The study investigates the environmental benefits of reusing Cross Laminated Timber (CLT) panels. The Global Warming Potential (GWP) of a single-stored Coffee shop built in 2016 in Kobe city was calculated, considering different CLT reuse ratios, forest land-use and material substitution possibilities. The results showed that as the rate of reused CLT panel increases the total GWP decreases. Moreover, in all cases, the option with smallest GWP is when the surplus wood is used for carbon storage in the forest, revealing the importance of a growing forest for increasing the environmental benefits of timber utilisation. The results suggest the systematic reuse of CLT panels offers a possibility to increase the carbon stock of Japanese Cedar plantation forests and further mitigate the environmental impact of construction.
Prefabrication of timber envelope components is a constantly developing research field, which attracts interest from various sectors of expertise thanks to the conspicuous advantages it can confer in terms of resources savings, as well as quality management and safety for all actors involved in the process...
This report presents an overview into cross laminated timber (CLT) as a construction material and how it compares to traditional methods of construction. CLT is also examined in the context of a move to off-site manufacturing (OSM) and a greater emphasis on sustainability in the construction sector. In this context it is found to perform well with mass timber products such as CLT being the only carbon negative building materials capable of building mid and high-rise buildings.
The barriers and opportunities for CLT are explored looking at literature, industry reports and case studies. The main barriers to wider use of CLT still come from uncertainties around the material. Although they have been proven to not be a problem, worries over issues such as how it performs during fires and the lifetime of buildings persist. A lack of standardisation may be the primary cause for this as a range of products and specifications across different manufactures and countries creates confusion and means that each building needs to be individually specified. The opportunities identified for CLT include its carbon saving properties which could benefit governments wanting to reach their carbon reduction targets. In addition, the ability to use CLT on a wider range of sites such as unstable brownfield land and over service tunnels lends to its strength in aiding with urban densification.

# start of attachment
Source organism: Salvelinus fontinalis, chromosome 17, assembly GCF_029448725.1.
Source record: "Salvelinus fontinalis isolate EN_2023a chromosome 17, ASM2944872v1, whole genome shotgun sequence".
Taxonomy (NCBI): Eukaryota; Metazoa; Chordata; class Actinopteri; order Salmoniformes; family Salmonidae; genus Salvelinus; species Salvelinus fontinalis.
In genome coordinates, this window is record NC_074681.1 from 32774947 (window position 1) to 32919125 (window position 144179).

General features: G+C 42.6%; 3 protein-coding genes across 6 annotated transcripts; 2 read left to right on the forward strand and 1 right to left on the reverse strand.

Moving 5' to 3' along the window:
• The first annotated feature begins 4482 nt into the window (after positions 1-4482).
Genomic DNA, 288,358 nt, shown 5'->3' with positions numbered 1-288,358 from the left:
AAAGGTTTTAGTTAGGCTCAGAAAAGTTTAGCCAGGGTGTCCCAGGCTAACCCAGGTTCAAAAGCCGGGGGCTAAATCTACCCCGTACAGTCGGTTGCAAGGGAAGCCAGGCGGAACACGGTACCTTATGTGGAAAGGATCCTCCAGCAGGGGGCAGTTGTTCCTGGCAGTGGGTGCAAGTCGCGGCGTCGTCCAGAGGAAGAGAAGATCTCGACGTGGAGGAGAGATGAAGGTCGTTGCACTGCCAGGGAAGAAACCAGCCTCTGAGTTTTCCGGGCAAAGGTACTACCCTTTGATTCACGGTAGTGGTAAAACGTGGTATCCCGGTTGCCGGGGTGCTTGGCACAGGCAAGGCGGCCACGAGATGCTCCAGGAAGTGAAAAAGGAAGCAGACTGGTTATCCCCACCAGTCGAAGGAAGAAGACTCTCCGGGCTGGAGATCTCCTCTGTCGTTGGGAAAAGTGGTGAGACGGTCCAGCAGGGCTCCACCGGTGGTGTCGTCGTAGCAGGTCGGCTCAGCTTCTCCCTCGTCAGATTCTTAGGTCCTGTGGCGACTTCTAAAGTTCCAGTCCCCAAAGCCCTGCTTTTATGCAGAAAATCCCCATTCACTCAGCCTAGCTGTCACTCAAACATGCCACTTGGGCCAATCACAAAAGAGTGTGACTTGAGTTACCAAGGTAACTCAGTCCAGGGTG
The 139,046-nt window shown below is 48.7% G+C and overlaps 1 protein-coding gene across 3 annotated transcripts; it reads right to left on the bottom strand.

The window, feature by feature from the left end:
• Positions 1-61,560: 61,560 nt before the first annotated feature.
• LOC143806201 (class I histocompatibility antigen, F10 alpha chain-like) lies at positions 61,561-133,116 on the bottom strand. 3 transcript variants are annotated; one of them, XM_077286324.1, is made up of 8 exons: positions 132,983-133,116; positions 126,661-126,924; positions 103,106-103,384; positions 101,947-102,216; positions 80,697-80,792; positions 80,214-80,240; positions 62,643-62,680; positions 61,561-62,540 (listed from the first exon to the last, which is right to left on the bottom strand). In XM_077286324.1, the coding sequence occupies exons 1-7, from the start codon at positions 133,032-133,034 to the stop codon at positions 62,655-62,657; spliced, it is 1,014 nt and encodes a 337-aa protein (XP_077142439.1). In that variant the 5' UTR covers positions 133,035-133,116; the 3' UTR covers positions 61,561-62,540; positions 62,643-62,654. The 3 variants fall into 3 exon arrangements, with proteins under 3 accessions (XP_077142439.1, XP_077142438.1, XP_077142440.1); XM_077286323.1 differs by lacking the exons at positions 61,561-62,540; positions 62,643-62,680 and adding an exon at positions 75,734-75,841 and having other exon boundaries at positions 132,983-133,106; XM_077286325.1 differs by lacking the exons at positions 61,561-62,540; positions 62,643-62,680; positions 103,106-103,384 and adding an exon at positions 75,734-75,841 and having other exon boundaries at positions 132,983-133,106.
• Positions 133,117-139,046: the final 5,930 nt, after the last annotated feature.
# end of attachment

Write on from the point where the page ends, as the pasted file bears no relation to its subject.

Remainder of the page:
In terms of costs, these are found to be comparable to those of traditional construction methods with high material costs being offset by reduced foundations and construction time. CLT buildings do, however, face a premium in insurance costs. Transport costs, resulting from a concentrated production base in central Europe, also add a considerable amount to the overall cost of the finished product. This in turn encourages domestic production in countries outside of Europe.
The possibilities for CLT in the UK residential construction market are investigated with a focus on mid-rise and high-rise flat construction as that is what the economics and material properties of CLT most lend itself to. Although CLT currently has a low market share of less than 0.1% of homes in this sector there is the potential for this to increase to 20-60% over time. The lower range of this estimate is not predicted to be reached before 2035 and this is also dependant on rising CLT production levels. The volume of timber that is needed to manufacture enough CLT to reach these increased construction volumes can be sourced sustainably from existing forests production in Europe and North America. In addition, the UK has enough excess timber harvesting capacity to provide for the entirety of CLT buildings in the UK, however, large scale domestic CLT production is required to make this a reality.
Cross-laminated timber (CLT) construction is a relatively new process. There is therefore very little specific technical documentation for the erection of structures designed and built with CLT panels. Current CLT manufacturers provide recommendations on lifting systems for the installation of prefabricated wood assemblies. However, technical documents currently available mostly come from Europe or Canada and may appear incomplete to some design professionals and builders/contractors in the United States. This Chapter presents a variety of lifting systems that can be used in the construction of structures using CLT panels. We discuss the basic theory required or suggested for proper lifting techniques. In addition, we introduce various tools and accessories that are frequently required for CLT construction, as well as good building practices to help contractors build safe and efficient CLT panel structures. Finally, we discuss issues related to the transportation of CLT assemblies from factory to building site. Regulatory aspects of transportation are also discussed. It is importat to note that the lifting, handling, and installation of CLT panels involve multiple interest groups including design professionals, contractors/erectors and CLT manufacturers, each with different areas of interest and expertise. Therefore, the information presented in this Chapter is broad in scope and may or may not be relevant to each interest group.